Gender Equality and Tourism: Beyond Empowerment

edited by Stroma Cole, CABI, 2018

Reviewed by Wendy Li and Louise Twining-Ward

Through the tourism sector, poor women around the world have uncovered new revenue-generating opportunities. For many development agencies, that’s a victory. But does increased income automatically lead to increased agency, autonomy, and authority, or in other words, empowerment? Gender Equality and Tourism: Beyond Empowerment provides a timely and accessible examination of the extent to which work in tourism can empower women to transform unequal power relations in favour of women’s rights. Stroma Cole, the book’s editor, argues that economic empowerment is missing the point if it fails to make a lasting change in women’s agency and choices over their own lives. Quoting Srilatha Batliwala, she clearly states that the goal should not just be economic gain but the ‘transformation of the structures and institutions that reinforce and perpetuate gender discrimination and social inequality’ (p. 5) – and that this requires psychological, social, and political empowerment.

This book is a collection of academic papers originally prepared for a 2016 gender and tourism conference in Turkey. Chapters are interspersed with short personal testimonies that introduce us to women around the world whose lives have been changed through various opportunities in tourism. Most of the contributions are concise and thoughtful, with a fine balance between real-life examples and feminist theory. The book begins with a feminist discussion of empowerment by Stroma Cole that casts a sceptical eye on the ‘hijacked neoliberal conceptualisations of economic improvement’ (p. 9). Following this is a critical discussion by Lucy Ferguson on the resistance to gender mainstreaming in tourism policy. The author presses the UN World Tourism Organization to reassume the mantle of leadership in gender equality in tourism and follow through on its joint commitments with UN Women on this agenda.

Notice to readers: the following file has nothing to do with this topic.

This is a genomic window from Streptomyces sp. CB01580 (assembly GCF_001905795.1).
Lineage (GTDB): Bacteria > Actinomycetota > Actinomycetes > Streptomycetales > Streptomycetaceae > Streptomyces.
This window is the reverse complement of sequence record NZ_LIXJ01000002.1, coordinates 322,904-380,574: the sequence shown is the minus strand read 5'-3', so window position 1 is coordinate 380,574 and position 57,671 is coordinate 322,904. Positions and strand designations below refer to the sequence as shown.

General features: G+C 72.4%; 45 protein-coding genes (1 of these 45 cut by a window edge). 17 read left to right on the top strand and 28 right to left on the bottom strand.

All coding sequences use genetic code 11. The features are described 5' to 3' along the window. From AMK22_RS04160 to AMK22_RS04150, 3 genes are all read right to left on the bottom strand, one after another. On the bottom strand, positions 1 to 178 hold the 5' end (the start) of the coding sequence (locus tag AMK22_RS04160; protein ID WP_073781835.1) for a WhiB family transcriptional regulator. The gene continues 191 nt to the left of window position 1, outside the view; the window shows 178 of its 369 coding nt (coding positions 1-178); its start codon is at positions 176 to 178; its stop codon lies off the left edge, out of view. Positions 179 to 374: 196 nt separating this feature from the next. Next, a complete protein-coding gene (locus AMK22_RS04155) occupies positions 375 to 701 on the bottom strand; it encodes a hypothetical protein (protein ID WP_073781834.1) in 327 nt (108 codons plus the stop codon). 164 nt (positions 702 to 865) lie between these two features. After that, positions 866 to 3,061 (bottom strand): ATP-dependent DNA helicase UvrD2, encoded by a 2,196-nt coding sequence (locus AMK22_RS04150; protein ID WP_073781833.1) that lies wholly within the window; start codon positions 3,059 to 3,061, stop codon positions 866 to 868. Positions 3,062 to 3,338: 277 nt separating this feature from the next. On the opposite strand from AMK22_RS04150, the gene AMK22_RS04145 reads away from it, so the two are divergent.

Belén Martínez Caparrós’ thought-provoking chapter surveys a women-operated trekking company in Ladakh, India. Women guides in the traditionally male-dominated trekking and mountain climbing sector gained confidence in the public sphere but continued to maintain traditional roles in the domestic and political realms. The author describes how achieving financial independence was insufficient to empower Ladakhi women to challenge deeply embedded patriarchal norms, or to lessen their feeling of vulnerability to gender-based violence. Later, Hazel Tucker’s discussion of Turkish craft-makers illustrates the profound plight of women who choose to make dolls for tourist consumption in order to enable their children to escape this unsatisfying line of work. Hazel Tucker reminds us to examine our romanticised notions of women artisans that are common in the tourism and development contexts.

In contrast, Isis Arlene Díaz-Carrión’s research in the Catemaco-Montepío tourist area in Mexico uncovers how women’s entrepreneurship in ecotourism can generate social capital through financial gains and increased public recognition, which women use to defy traditional gender roles. Similarly, in Nepal, women aim to become ‘self-dependent’ through tourism entrepreneurship. These encouraging stories should reassure development practitioners that promoting tourism entrepreneurship can indeed result in small gains at the micro level.